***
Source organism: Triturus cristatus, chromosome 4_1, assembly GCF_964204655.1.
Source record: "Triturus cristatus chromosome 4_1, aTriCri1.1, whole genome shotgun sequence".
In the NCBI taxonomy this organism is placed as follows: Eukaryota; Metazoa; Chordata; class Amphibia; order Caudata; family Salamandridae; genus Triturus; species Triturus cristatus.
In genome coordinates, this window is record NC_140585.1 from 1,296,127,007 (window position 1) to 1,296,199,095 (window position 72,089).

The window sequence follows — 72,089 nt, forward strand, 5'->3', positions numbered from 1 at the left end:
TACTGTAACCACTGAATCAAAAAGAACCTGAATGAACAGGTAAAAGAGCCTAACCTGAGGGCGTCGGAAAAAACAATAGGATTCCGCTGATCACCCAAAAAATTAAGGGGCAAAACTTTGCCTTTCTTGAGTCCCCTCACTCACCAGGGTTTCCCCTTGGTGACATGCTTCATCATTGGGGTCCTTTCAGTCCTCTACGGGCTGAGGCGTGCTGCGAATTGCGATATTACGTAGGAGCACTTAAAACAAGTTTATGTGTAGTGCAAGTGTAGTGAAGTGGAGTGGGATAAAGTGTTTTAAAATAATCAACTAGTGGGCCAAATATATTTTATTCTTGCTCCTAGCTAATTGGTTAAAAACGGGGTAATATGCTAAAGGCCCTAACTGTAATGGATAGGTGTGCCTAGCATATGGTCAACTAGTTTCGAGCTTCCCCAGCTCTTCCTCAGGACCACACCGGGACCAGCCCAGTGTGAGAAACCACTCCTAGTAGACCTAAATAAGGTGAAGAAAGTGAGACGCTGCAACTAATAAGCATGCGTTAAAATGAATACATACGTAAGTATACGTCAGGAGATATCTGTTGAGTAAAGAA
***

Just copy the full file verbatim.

Source organism: Triturus cristatus, chromosome 4_1, assembly GCF_964204655.1.
Source record: "Triturus cristatus chromosome 4_1, aTriCri1.1, whole genome shotgun sequence".
In the NCBI taxonomy this organism is placed as follows: Eukaryota; Metazoa; Chordata; class Amphibia; order Caudata; family Salamandridae; genus Triturus; species Triturus cristatus.
In genome coordinates, this window is record NC_140585.1 from 1,296,127,007 (window position 1) to 1,296,199,095 (window position 72,089).

The window sequence follows — 72,089 nt, forward strand, 5'->3', positions numbered from 1 at the left end:
TACTGTAACCACTGAATCAAAAAGAACCTGAATGAACAGGTAAAAGAGCCTAACCTGAGGGCGTCGGAAAAAACAATAGGATTCCGCTGATCACCCAAAAAATTAAGGGGCAAAACTTTGCCTTTCTTGAGTCCCCTCACTCACCAGGGTTTCCCCTTGGTGACATGCTTCATCATTGGGGTCCTTTCAGTCCTCTACGGGCTGAGGCGTGCTGCGAATTGCGATATTACGTAGGAGCACTTAAAACAAGTTTATGTGTAGTGCAAGTGTAGTGAAGTGGAGTGGGATAAAGTGTTTTAAAATAATCAACTAGTGGGCCAAATATATTTTATTCTTGCTCCTAGCTAATTGGTTAAAAACGGGGTAATATGCTAAAGGCCCTAACTGTAATGGATAGGTGTGCCTAGCATATGGTCAACTAGTTTCGAGCTTCCCCAGCTCTTCCTCAGGACCACACCGGGACCAGCCCAGTGTGAGAAACCACTCCTAGTAGACCTAAATAAGGTGAAGAAAGTGAGACGCTGCAACTAATAAGCATGCGTTAAAATGAATACATACGTAAGTATACGTCAGGAGATATCTGTTGAGTAAAGAA